Have you tried new the Independent Digital Edition apps?
Sport
Louis van Gaal
football
Voices
An easy-peel potato; Dave Hax has come up with an ingenious method in food preparation
voicesDave Hax's domestic tips are reminiscent of George Orwell's tea routine. The world might need revolution, but we like to sweat the small stuff, says DJ Taylor
News
i100
Arts and Entertainment
Jay Z has placed a bet on streaming being the future for music and videos
music
Arts and Entertainment
Festival-goers soak up the atmosphere at Glastonbury
music
Caption competition
Caption competition
  • Get to the point
Latest stories from i100
Daily Quiz
Independent Dating
and  

By clicking 'Search' you
are agreeing to our
Terms of Use.

Career Services
iJobs Job Widget
iJobs General

Recruitment Genius: Project Implementation Executive

£18000 - £23000 per annum: Recruitment Genius: They work with major vehicle ma...

Recruitment Genius: Chiropractic Assistant

£16500 per annum: Recruitment Genius: A Chiropractic Assistant is needed in a ...

Recruitment Genius: Digital Account Executive - Midlands

£18000 - £26000 per annum: Recruitment Genius: They work with major vehicle ma...

Recruitment Genius: Web Developer

£28000 - £30000 per annum: Recruitment Genius: This company provides coaching ...

Day In a Page

NHS struggling to monitor the safety and efficacy of its services outsourced to private providers

Who's monitoring the outsourced NHS services?

A report finds that private firms are not being properly assessed for their quality of care
Zac Goldsmith: 'I'll trigger a by-election over Heathrow'

Zac Goldsmith: 'I'll trigger a by-election over Heathrow'

The Tory MP said he did not want to stand again unless his party's manifesto ruled out a third runway. But he's doing so. Watch this space
How do Greek voters feel about Syriza's backtracking on its anti-austerity pledge?

How do Greeks feel about Syriza?

Five voters from different backgrounds tell us what they expect from Syriza's charismatic leader Alexis Tsipras
From Iraq to Libya and Syria: The wars that come back to haunt us

The wars that come back to haunt us

David Cameron should not escape blame for his role in conflicts that are still raging, argues Patrick Cockburn
Sam Baker and Lauren Laverne: Too busy to surf? Head to The Pool

Too busy to surf? Head to The Pool

A new website is trying to declutter the internet to help busy women. Holly Williams meets the founders
Heston Blumenthal to cook up a spice odyssey for British astronaut manning the International Space Station

UK's Major Tum to blast off on a spice odyssey

Nothing but the best for British astronaut as chef Heston Blumenthal cooks up his rations
John Harrison's 'longitude' clock sets new record - 300 years on

‘Longitude’ clock sets new record - 300 years on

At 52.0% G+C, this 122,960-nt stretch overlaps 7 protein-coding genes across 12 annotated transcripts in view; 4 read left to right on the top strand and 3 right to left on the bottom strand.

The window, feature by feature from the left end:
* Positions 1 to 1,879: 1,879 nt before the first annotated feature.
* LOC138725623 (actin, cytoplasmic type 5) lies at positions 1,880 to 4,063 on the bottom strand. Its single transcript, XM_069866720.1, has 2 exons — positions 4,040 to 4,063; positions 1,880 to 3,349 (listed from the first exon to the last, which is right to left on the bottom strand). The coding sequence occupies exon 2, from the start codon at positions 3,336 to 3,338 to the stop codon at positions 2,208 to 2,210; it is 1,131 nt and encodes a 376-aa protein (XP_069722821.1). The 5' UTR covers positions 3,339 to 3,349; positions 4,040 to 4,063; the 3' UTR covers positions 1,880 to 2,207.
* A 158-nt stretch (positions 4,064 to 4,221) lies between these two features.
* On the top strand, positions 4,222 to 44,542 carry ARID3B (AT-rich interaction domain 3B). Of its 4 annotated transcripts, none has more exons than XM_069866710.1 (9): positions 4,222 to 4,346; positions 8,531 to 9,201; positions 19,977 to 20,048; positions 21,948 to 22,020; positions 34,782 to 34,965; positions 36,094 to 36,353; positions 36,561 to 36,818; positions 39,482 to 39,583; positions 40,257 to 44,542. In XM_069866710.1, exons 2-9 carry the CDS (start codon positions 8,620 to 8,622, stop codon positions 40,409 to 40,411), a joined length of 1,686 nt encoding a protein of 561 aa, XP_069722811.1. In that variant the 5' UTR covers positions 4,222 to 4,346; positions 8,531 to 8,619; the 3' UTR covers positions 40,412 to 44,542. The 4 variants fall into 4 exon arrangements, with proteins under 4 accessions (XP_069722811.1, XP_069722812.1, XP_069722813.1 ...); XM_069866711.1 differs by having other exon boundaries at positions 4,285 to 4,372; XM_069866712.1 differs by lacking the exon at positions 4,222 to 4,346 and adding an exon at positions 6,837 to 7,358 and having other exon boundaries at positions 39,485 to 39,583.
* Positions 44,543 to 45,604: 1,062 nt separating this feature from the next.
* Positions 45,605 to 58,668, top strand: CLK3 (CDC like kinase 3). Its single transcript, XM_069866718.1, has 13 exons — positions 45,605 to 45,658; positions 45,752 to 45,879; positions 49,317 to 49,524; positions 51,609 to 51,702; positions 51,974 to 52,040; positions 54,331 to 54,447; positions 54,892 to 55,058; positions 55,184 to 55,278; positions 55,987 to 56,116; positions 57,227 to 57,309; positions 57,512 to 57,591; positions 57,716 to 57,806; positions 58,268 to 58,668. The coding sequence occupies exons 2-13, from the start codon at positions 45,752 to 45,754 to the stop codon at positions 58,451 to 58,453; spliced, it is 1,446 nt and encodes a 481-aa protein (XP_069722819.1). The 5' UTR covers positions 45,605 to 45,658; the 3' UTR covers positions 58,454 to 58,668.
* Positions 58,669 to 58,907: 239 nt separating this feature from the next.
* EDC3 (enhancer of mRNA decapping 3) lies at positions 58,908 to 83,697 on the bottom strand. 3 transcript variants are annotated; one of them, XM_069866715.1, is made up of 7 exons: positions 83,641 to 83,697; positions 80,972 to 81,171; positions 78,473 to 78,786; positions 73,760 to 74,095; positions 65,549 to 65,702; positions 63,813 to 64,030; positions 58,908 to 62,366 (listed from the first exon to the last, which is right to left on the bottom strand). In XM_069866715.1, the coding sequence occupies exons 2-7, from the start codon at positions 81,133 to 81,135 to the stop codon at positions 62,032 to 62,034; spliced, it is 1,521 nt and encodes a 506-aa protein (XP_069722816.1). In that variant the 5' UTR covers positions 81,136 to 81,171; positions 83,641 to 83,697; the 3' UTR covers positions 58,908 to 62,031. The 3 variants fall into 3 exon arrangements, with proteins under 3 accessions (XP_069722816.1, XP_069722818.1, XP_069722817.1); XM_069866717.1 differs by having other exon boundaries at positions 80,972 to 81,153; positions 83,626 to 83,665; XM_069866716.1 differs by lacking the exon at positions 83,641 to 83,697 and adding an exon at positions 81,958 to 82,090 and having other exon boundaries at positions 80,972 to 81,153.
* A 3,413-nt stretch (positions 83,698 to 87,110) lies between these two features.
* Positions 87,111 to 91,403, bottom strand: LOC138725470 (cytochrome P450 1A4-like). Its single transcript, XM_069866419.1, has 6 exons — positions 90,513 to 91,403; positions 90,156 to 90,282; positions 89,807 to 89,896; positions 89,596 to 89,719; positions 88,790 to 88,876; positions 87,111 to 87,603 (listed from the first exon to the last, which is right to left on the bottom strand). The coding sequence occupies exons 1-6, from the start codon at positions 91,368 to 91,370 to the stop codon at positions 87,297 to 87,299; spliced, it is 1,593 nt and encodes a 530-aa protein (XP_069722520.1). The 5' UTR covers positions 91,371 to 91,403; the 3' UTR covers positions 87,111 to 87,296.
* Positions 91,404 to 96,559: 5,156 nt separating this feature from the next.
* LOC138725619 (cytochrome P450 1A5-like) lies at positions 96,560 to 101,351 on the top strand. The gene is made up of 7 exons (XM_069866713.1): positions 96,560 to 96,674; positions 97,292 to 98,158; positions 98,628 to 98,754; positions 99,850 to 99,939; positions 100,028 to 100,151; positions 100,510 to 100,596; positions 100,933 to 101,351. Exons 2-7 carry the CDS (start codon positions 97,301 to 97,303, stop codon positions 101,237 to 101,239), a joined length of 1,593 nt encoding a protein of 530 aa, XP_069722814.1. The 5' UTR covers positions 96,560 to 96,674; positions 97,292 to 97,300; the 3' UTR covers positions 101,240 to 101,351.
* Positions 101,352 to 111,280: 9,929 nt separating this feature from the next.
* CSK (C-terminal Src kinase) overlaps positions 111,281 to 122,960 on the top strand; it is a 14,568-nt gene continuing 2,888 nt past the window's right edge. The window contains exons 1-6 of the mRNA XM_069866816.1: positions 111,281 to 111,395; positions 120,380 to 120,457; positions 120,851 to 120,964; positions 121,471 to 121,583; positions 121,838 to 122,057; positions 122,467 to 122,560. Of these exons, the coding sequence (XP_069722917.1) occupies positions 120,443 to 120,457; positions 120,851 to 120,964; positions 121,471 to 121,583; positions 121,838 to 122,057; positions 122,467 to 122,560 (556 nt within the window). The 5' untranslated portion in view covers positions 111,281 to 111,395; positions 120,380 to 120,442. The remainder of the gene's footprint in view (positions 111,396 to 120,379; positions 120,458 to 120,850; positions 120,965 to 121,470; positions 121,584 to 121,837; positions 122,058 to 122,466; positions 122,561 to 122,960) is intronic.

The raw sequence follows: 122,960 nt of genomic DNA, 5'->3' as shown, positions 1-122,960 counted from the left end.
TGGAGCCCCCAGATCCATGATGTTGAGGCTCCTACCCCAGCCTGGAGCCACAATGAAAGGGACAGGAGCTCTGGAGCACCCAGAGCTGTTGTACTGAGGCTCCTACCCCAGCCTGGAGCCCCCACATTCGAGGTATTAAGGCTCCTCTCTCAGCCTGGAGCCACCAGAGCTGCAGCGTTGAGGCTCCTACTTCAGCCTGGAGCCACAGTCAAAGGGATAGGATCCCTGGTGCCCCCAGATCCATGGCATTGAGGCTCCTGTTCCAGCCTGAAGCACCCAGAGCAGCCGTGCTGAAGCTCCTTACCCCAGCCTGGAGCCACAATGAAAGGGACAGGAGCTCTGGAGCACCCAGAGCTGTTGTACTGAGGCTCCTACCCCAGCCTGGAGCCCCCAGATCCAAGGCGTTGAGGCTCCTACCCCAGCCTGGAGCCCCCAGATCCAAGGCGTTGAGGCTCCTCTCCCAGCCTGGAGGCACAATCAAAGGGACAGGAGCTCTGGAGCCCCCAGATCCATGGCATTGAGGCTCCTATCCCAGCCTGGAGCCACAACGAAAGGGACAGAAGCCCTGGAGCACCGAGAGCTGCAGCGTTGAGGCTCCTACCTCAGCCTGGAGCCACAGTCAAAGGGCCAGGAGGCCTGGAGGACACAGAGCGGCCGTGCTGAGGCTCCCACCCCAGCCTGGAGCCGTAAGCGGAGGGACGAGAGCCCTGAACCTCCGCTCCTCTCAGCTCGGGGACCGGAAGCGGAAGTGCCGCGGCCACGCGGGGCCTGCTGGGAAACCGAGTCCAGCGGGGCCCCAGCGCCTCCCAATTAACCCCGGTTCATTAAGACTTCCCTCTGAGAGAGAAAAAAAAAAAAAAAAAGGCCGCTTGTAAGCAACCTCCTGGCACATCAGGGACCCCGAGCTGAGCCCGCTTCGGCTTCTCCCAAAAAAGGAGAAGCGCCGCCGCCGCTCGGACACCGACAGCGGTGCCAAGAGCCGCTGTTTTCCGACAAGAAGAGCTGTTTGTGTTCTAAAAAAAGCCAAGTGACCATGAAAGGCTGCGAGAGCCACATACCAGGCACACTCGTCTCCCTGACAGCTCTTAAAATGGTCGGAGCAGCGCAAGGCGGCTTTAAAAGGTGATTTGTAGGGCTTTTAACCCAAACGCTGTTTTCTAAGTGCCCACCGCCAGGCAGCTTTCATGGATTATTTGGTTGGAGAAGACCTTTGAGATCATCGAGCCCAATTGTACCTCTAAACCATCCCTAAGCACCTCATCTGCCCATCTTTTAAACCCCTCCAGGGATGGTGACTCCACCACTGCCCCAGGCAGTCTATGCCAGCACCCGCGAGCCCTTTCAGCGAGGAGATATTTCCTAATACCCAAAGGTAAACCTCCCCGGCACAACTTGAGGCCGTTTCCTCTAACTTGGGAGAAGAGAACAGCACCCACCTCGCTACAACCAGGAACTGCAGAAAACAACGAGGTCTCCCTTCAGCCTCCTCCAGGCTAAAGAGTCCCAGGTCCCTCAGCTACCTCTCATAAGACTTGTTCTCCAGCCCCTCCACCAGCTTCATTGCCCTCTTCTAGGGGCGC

Greenwich horologists celebrate as it keeps to within a second of real time over a 100-day test
Fears in the US of being outgunned in the vital propaganda wars by Russia, China - and even Isis - have prompted a rethink on overseas broadcasters

Let the propaganda wars begin - again

'Accurate, objective, comprehensive': that was Voice of America's creed, but now its masters want it to promote US policy, reports Rupert Cornwell
Why Japan's incredible long-distance runners will never win the London Marathon

Japan's incredible long-distance runners

Every year, Japanese long-distance runners post some of the world's fastest times – yet, come next weekend, not a single elite competitor from the country will be at the London Marathon
Why does Tom Drury remain the greatest writer you've never heard of?

Tom Drury: The quiet American

His debut was considered one of the finest novels of the past 50 years, and he is every bit the equal of his contemporaries, Jonathan Franzen, Dave Eggers and David Foster Wallace
You should judge a person by how they peel a potato

You should judge a person by how they peel a potato

Dave Hax's domestic tips are reminiscent of George Orwell's tea routine. The world might need revolution, but we like to sweat the small stuff, says DJ Taylor
Beige is back: The drab car colours of the 1970s are proving popular again

Beige to the future

Flares and flounce are back on catwalks but a revival in ’70s car paintjobs was a stack-heeled step too far – until now
Bill Granger recipes: Our chef's dishes highlight the delicate essence of fresh cheeses

Bill Granger cooks with fresh cheeses

More delicate on the palate, milder, fresh cheeses can also be kinder to the waistline
Aston Villa vs Liverpool: 'This FA Cup run has been wonderful,' says veteran Shay Given

Shay Given: 'This FA Cup run has been wonderful'

The Villa keeper has been overlooked for a long time and has unhappy memories of the national stadium – but he is savouring his chance to play at Wembley
Timeless drama of Championship race in league of its own - Michael Calvin

Michael Calvin's Last Word

Timeless drama of Championship race in league of its own